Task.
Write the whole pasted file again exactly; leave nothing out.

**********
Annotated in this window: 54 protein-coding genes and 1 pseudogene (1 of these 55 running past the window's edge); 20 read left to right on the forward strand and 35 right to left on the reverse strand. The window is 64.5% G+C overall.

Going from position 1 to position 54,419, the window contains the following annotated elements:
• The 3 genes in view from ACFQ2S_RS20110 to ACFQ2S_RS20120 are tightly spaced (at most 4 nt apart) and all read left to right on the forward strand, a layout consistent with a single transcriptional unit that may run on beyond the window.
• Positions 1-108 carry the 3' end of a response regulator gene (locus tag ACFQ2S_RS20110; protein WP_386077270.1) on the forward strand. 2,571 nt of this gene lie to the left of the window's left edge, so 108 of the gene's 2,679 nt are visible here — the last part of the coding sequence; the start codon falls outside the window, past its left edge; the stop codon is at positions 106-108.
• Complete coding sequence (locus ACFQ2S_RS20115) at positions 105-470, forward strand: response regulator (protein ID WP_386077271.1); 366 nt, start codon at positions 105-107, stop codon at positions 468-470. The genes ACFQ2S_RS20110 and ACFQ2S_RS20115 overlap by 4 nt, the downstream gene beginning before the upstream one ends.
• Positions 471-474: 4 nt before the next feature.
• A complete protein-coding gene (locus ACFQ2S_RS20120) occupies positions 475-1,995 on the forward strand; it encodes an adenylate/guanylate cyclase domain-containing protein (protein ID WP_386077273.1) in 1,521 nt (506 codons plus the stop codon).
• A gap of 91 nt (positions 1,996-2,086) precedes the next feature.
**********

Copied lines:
Annotated in this window: 54 protein-coding genes and 1 pseudogene (1 of these 55 running past the window's edge); 20 read left to right on the forward strand and 35 right to left on the reverse strand. The window is 64.5% G+C overall.

Going from position 1 to position 54,419, the window contains the following annotated elements:
• The 3 genes in view from ACFQ2S_RS20110 to ACFQ2S_RS20120 are tightly spaced (at most 4 nt apart) and all read left to right on the forward strand, a layout consistent with a single transcriptional unit that may run on beyond the window.
• Positions 1-108 carry the 3' end of a response regulator gene (locus tag ACFQ2S_RS20110; protein WP_386077270.1) on the forward strand. 2,571 nt of this gene lie to the left of the window's left edge, so 108 of the gene's 2,679 nt are visible here — the last part of the coding sequence; the start codon falls outside the window, past its left edge; the stop codon is at positions 106-108.
• Complete coding sequence (locus ACFQ2S_RS20115) at positions 105-470, forward strand: response regulator (protein ID WP_386077271.1); 366 nt, start codon at positions 105-107, stop codon at positions 468-470. The genes ACFQ2S_RS20110 and ACFQ2S_RS20115 overlap by 4 nt, the downstream gene beginning before the upstream one ends.
• Positions 471-474: 4 nt before the next feature.
• A complete protein-coding gene (locus ACFQ2S_RS20120) occupies positions 475-1,995 on the forward strand; it encodes an adenylate/guanylate cyclase domain-containing protein (protein ID WP_386077273.1) in 1,521 nt (506 codons plus the stop codon).
• A gap of 91 nt (positions 1,996-2,086) precedes the next feature.